Overwatered Philodendron (Signs, Causes and Solutions)

An overwatered philodendron is something that warrants the attention of any gardener. This is the one thing that can cause big problems for the plant if it turns into root rot.

As such, if you can avoid overwatering the plant in the first place, that would be the best option.

However, if you notice signs of possible overwatering then narrowing down the cause will be the most important step before you apply any solution.

How do you save an overwatered philodendron? It is important to confirm that overwatering is indeed the problem before you try to treat or save the plant.

If there is root rot, you’ll need to prune the rotten roots, then repot the plant in fresh potting mix. If not, then your goal is to let the soil dry completely first before watering again.

Signs of Overwatered Philodendron

Wet, Soggy Soil

This is usually a good sign of overwatering, especially if the soil is still wet after a few days since you’ve watered the plant.

In general, philodendrons don’t like wet feet.

So, they don’t like excess water. And any puddles in the soil or mucky soil is usually a bad sign.

Usually, it means that the plant is either being watered too often or the soil is not draining the moisture well enough.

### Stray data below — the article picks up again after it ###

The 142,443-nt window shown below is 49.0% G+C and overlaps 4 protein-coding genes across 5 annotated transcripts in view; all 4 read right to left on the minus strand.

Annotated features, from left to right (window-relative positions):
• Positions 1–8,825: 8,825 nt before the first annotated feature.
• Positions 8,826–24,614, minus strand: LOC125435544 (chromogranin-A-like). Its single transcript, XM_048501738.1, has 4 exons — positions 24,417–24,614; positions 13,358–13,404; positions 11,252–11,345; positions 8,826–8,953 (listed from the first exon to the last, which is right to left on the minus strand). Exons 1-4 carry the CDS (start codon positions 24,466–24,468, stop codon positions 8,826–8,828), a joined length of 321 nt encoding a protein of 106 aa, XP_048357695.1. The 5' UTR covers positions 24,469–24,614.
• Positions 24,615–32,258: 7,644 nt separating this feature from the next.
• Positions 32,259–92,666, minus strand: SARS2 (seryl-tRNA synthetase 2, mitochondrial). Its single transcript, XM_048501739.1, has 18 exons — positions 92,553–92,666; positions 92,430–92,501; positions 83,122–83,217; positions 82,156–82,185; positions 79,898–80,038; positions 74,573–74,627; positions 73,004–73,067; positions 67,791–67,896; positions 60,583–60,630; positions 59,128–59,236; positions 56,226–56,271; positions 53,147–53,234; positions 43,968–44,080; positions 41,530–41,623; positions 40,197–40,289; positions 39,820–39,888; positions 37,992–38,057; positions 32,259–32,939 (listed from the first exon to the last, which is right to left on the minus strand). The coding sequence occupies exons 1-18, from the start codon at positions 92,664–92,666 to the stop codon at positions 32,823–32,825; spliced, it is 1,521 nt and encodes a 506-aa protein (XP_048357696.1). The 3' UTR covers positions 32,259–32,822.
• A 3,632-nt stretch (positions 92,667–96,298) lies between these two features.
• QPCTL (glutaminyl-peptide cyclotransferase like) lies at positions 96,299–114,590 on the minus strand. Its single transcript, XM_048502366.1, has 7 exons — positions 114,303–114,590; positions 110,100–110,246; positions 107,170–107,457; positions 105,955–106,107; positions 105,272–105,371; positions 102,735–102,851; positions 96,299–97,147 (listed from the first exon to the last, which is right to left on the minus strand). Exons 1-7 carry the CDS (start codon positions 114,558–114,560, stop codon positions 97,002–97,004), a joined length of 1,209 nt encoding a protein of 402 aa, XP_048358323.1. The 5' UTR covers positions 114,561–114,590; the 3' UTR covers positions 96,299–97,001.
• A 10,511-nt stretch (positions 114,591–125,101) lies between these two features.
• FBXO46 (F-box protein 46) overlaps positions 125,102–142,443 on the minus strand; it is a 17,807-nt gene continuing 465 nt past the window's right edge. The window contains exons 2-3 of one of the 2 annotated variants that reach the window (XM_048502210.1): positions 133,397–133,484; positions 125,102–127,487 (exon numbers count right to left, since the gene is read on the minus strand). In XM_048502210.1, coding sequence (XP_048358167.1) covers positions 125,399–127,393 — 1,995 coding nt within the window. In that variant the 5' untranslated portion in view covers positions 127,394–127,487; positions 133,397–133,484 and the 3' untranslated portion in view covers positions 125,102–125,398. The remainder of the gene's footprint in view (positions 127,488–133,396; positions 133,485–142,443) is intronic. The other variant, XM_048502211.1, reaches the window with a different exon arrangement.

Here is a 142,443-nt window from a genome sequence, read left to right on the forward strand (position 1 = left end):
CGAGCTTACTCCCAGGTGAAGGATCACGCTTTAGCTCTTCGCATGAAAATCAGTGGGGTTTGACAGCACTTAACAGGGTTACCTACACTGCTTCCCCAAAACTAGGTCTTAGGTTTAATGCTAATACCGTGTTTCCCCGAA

Either way, both are recipes for disaster for any philodendron plant.

And if this is the case, it is just matter of time before some kind of problem will happen.

 

Yellow Leaves

Yellow leaves are usually a good sign of an overwatered philodendron plant. However, you want to be careful here since an underwatered plant can likewise present yellow foliage.

Thus, it is important to use other signs to confirm whether overwatering or underwatering is the actual problem.

That said, yellow leaves will occur in overwatered philodendron because they plant will have problems getting all the nutrients it normally does.

This is what causes the green leaves to lose their color and turn yellow.

And the reason for this is problems with the root system.

Why?

When a philodendron is overwatered, its roots will end up in lots of water. The water pushes out all the oxygen from the air pockets in the soil.